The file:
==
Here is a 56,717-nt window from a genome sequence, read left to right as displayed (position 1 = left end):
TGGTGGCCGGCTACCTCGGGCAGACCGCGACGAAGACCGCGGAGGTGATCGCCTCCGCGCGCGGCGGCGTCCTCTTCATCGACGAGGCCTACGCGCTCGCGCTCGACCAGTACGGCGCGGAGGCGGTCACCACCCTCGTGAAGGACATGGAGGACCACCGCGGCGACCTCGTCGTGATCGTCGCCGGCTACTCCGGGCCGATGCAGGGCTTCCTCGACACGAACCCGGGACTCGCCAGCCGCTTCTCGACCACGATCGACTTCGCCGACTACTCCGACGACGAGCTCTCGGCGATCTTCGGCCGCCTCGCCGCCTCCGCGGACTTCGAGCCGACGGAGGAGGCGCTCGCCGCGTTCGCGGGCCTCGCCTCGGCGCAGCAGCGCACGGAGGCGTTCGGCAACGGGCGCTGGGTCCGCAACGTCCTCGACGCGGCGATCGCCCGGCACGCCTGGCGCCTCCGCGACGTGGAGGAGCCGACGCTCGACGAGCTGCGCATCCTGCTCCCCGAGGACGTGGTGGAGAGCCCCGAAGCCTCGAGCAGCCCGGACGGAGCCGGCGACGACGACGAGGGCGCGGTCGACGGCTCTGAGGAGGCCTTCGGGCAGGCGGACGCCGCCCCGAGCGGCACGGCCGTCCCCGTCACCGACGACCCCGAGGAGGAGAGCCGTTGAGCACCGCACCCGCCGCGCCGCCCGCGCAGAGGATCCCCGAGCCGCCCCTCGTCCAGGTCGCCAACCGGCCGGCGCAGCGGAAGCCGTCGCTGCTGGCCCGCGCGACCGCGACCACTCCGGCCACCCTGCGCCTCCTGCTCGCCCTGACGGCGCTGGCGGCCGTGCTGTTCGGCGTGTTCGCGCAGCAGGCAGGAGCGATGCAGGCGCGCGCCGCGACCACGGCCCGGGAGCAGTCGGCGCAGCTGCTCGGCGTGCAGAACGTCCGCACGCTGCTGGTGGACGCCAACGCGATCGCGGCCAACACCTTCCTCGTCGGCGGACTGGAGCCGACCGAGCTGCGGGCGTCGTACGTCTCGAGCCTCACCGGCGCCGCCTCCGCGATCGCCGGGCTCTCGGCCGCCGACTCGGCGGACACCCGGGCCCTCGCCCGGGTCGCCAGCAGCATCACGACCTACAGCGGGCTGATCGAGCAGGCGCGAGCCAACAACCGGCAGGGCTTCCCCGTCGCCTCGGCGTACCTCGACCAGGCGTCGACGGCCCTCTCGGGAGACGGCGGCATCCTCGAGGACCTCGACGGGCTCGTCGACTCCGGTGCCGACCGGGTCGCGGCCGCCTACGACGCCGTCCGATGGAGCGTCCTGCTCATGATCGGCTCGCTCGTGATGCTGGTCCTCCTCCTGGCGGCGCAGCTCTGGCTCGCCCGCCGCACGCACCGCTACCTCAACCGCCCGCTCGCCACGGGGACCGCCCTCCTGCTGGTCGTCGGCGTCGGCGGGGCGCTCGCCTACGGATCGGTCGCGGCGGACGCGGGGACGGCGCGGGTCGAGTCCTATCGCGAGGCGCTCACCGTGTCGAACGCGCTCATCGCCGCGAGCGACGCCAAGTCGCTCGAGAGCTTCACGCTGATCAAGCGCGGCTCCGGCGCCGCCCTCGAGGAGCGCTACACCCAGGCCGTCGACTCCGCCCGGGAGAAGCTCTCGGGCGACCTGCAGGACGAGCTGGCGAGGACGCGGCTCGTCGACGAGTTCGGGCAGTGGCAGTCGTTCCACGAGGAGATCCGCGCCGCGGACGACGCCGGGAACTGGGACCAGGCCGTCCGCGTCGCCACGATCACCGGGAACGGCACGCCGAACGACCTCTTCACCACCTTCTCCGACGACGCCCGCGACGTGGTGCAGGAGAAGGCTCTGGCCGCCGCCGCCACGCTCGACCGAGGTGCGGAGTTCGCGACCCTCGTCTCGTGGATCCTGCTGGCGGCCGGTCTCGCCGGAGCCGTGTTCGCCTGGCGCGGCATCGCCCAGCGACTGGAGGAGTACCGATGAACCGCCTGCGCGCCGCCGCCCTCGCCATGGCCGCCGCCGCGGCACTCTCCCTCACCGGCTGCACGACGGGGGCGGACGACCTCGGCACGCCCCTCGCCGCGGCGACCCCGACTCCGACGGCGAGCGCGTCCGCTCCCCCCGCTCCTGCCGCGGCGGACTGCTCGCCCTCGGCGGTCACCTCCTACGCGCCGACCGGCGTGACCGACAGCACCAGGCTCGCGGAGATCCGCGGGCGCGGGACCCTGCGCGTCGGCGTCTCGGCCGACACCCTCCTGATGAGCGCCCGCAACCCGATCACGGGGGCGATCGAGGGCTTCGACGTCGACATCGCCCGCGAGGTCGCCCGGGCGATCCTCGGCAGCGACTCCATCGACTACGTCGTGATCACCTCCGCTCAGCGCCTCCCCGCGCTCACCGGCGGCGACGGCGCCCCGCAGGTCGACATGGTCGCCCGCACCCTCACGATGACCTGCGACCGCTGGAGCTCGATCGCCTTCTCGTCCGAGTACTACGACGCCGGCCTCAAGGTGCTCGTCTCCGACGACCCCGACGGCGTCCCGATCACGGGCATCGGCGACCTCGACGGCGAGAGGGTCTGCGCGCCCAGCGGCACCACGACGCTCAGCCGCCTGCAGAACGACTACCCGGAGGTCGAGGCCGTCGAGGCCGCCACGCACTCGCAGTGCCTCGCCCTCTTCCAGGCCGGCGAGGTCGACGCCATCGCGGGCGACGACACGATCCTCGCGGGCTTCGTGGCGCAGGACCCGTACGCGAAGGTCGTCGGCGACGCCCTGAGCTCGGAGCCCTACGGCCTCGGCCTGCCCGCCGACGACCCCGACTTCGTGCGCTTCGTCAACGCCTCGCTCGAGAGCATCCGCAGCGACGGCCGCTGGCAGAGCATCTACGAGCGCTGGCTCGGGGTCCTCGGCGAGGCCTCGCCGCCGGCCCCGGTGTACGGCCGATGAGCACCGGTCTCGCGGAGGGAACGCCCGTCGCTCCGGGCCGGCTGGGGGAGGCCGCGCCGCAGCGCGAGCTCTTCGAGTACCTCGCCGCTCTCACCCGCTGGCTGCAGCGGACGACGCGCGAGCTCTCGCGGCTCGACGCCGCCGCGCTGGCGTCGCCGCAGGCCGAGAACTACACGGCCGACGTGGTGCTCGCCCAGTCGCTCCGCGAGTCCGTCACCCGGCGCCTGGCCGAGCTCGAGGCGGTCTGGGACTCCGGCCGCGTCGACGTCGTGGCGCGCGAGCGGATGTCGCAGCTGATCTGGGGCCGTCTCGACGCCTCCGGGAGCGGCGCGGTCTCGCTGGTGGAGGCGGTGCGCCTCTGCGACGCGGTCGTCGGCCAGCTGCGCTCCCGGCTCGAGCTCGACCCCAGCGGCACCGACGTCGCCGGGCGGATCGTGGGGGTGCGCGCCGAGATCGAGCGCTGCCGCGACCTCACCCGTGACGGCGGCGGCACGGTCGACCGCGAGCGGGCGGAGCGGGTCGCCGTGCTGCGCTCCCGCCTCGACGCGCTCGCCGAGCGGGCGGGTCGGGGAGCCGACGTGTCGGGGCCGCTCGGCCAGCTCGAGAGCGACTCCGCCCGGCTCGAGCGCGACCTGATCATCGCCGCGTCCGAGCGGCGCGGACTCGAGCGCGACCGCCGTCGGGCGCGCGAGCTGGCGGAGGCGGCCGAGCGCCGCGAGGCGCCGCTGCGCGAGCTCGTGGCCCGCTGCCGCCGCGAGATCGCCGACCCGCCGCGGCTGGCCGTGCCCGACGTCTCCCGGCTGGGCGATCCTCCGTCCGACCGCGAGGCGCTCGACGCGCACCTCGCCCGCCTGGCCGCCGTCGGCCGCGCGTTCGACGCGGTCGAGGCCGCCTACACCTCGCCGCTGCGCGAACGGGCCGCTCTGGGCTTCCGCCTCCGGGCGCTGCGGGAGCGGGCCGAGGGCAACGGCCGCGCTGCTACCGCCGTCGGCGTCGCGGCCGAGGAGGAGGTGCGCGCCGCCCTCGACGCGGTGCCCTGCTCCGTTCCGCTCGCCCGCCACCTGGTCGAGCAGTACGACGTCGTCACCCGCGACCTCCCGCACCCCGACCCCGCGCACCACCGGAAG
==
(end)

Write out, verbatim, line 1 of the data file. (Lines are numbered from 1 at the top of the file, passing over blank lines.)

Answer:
Here is a 56,717-nt window from a genome sequence, read left to right as displayed (position 1 = left end):